Art. LV.—On the Relative Commercial Values of Pumice and Charcoal for Purposes of Insulation.
[Read before the Auckland Institute, 6th September, 1897.]
A Very interesting series of experiments, to ascertain the relative values of pumice and charcoal, was performed by Professor Brown, and the results detailed in diagram form, and explained in a lecture delivered by the professor at the Auckland Institute on the evening of Monday, the 12th July.* From his observations it will be seen that in the three first results charcoal shows itself to be a much more active conductor of heat than pumice, the figures in favour of pumice as an insulator being 15.0, 14.4, 13.1.
The professor stated he obtained these samples from the New Zealand Shipping Company, and it is to be presumed that they were in the condition in which they are used for insulation purposes.
As stated in Professor Brown's lecture, the coarser samples of both pumice and charcoal were then dried for a whole day in the laboratory, and, on being put through a similar test for transmission of heat, showed a conductivity of—charcoal, 31.3; pumice, 38.2.
Deducting these figures respectively from those obtained from similar samples in commercial condition, viz.:—
there results a difference in insulating power in the case of charcoal of 20.8 between the commercial article and the laboratory-dried sample; while in the case of pumice the increase in the insulating power amounts to only 0.8 when treated in a similar way.
To avoid wearying you by bringing any further calculations before you I may state that this amounts to a change in conductivity of charcoal as 100 is to 60.08, and pumice as 100 is to 97.95.
Now, charcoal, when freshly burnt, contains no moisture, but when exposed to the atmosphere rapidly absorbs from 9 to 18 per cent. of its weight in water, of which the commercial article usually contains about 12 per cent. This accounts for
[Footnote] * See Art. VI., above.
the condition in which the commercial charcoal is nearly always found, as no matter how many times it may be dried it always rapidly reabsorbs moisture to the percentage indicated above.
The pumice, on the other hand, is subjected to a red heat for a period of ten minutes, which expels all but an exceedingly small fraction of the water originally in the pumice. And it is shown by Professor Brown's experiments that it does not reabsorb water from the atmosphere, as the sample of pumice experimented upon had been stored for a period of over twelve months.
As we have already seen, charcoal contains no moisture when freshly burnt, but has such a tendency to absorb water that commercial charcoal always contains about 12 per cent, of it. It also absorbs various gases, condensing them within its pores. Of oxygen it is capable of absorbing nine and a quarter volumes. This may so increase the tension between the absorbed oxygen and the carbon of the charcoal that spontaneous ignition may occur if there is not a sufficient amount of absorbed water present. This indicates that it is highly dangerous to put freshly-burnt charcoal into the walls of refrigerating-chambers before it has had an opportunity of absorbing moisture from the atmosphere.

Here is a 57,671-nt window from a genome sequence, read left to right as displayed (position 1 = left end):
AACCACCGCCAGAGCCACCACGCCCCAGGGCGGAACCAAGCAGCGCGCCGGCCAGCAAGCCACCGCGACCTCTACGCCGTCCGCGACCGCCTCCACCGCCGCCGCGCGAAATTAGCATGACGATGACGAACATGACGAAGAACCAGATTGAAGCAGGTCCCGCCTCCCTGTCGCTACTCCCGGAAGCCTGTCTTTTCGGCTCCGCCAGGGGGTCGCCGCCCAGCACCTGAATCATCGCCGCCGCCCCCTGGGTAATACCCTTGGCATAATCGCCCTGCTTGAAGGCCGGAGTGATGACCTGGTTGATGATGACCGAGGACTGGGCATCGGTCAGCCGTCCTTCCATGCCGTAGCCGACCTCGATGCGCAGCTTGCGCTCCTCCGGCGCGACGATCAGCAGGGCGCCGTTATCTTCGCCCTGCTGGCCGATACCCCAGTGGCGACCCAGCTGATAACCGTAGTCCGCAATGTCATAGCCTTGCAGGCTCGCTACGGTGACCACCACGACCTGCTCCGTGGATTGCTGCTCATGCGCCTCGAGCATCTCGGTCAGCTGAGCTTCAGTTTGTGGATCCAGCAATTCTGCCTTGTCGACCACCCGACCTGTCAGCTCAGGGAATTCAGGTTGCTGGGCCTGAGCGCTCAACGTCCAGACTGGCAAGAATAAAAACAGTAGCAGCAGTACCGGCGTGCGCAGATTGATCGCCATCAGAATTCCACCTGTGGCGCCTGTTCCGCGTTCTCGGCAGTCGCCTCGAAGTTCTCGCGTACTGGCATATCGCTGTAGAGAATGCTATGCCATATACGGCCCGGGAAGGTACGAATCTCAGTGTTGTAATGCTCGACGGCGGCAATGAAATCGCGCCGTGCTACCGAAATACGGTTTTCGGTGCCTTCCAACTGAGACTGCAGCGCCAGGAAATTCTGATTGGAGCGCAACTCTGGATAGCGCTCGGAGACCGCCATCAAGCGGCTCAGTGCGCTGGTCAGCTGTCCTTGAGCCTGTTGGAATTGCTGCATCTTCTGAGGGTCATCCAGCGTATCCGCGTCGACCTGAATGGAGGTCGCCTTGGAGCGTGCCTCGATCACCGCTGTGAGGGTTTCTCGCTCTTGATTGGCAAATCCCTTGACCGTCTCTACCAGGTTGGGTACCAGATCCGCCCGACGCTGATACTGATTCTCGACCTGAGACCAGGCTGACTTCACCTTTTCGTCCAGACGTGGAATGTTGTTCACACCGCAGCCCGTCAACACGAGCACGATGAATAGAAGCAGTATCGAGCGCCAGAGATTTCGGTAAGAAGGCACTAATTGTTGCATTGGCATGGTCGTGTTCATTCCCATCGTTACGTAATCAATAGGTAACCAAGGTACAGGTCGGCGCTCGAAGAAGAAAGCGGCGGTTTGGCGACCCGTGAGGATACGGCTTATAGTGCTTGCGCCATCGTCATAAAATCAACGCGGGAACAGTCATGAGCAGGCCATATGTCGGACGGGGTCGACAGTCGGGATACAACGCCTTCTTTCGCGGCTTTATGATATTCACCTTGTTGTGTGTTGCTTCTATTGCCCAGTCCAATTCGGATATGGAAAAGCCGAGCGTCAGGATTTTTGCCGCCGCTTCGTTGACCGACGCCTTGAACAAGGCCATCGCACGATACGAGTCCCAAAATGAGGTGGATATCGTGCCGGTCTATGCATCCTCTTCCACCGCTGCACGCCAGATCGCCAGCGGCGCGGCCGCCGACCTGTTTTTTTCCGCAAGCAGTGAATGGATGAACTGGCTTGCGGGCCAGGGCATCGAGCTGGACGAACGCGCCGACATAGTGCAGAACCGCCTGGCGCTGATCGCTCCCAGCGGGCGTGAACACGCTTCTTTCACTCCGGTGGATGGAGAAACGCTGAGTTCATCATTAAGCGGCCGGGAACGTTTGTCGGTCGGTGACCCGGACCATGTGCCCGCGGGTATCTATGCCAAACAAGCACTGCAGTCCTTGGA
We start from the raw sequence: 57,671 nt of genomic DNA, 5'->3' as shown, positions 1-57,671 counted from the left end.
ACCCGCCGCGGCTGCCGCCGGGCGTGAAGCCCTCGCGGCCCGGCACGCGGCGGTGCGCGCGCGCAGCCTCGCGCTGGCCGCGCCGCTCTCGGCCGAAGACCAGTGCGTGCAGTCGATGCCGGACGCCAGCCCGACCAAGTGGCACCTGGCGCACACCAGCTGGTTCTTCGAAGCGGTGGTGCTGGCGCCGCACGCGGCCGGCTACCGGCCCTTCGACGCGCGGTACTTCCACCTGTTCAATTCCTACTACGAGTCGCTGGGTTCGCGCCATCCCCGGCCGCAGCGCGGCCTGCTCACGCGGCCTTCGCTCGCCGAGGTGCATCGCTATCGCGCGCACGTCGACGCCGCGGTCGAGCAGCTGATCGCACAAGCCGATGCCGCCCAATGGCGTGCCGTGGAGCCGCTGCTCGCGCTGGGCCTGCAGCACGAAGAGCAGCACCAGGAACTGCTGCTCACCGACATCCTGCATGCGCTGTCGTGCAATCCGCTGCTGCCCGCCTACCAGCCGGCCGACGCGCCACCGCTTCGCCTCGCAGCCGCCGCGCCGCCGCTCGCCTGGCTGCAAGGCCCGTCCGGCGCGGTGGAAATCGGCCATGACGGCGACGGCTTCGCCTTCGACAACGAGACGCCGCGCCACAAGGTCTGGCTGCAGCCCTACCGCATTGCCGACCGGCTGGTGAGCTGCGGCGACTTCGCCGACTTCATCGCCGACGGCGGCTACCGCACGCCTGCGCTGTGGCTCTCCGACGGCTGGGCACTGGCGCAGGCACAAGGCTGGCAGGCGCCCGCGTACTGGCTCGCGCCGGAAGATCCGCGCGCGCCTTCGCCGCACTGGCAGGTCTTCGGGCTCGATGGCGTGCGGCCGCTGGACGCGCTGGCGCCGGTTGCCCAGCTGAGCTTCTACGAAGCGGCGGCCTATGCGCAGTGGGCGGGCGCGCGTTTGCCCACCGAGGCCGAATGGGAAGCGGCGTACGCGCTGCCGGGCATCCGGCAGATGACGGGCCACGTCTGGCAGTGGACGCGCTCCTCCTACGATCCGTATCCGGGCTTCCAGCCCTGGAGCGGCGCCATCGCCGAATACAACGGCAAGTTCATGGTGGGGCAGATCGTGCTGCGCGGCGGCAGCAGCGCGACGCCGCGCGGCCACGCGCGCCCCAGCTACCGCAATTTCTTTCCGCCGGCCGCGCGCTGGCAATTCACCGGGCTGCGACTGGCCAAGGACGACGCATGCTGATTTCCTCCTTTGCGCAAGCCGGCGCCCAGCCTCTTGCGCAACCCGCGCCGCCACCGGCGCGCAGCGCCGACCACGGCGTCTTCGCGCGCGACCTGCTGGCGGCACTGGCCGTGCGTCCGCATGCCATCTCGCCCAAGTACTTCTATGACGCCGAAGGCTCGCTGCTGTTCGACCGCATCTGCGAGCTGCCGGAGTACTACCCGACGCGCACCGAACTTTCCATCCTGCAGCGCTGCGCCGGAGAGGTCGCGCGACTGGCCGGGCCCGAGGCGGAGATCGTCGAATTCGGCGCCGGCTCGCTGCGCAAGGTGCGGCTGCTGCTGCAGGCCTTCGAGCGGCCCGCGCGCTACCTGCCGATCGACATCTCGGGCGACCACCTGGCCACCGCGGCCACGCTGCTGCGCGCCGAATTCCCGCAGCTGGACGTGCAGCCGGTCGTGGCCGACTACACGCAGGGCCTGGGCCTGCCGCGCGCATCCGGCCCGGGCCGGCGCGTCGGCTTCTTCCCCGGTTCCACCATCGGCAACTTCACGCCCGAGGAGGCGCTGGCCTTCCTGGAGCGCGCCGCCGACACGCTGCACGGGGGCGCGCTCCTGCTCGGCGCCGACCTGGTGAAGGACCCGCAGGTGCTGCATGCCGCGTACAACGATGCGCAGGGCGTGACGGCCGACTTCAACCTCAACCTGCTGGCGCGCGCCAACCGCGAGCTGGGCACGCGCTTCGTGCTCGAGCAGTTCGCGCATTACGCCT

On the other hand, when water is absorbed the charcoal is rendered a conductor in the ratio of 31.3 (freshly-burnt charcoal) to 52.1 (commercial charcoal), or, to reduce to unity, from 1.0 to 1.66.
As is well known, charcoal is an absorber of noxious gases arising from animal and vegetable matter. An accumulation of organic matter is thereby formed in the charcoal, which thus gradually becomes a breeding-ground for microbes. Dealing with the moisture contained in commercial charcoal, as every refrigerating engineer knows, the lining-boards in freezing-chambers insulated with charcoal become damp in a short time, which sooner or later will rot the boards, keeping the air of the insulating-chamber contaminated. This water that saturates the lining-boards is drawn from the moisture contained in the charcoal.
The charcoal on losing its moisture absorbs oxygen, thus creating a tendency to spontaneous combustion. Thus we see that charcoal becomes charged with either water, oxygen, or organic matter, or a combination of all three, and if it contains less of one substance there will be a corresponding increase of the others. The objections to charcoal may be summed up thus: If water is absorbed it becomes an inefficient insulator; if condensation of oxygen occurs it is liable to spontaneous combustion; if organic matter is accumulated it becomes a reservoir of contagion.
Calcined pumice, which is absolutely sterilised in the process of treatment, is free from any and all of these objections, and, as a commercial article, has entirely driven charcoal out of New Zealand and Australia, and is now being largely used in South Africa. This preference for calcined pumice by the proprietors of freezing-works is sufficient answer to the question as to which is the best insulator, and, if further proof is required, it is furnished by the fact that a well-known pioneer in the frozen-meat trade is at the present moment replacing charcoal in his freezing-works with calcined pumice.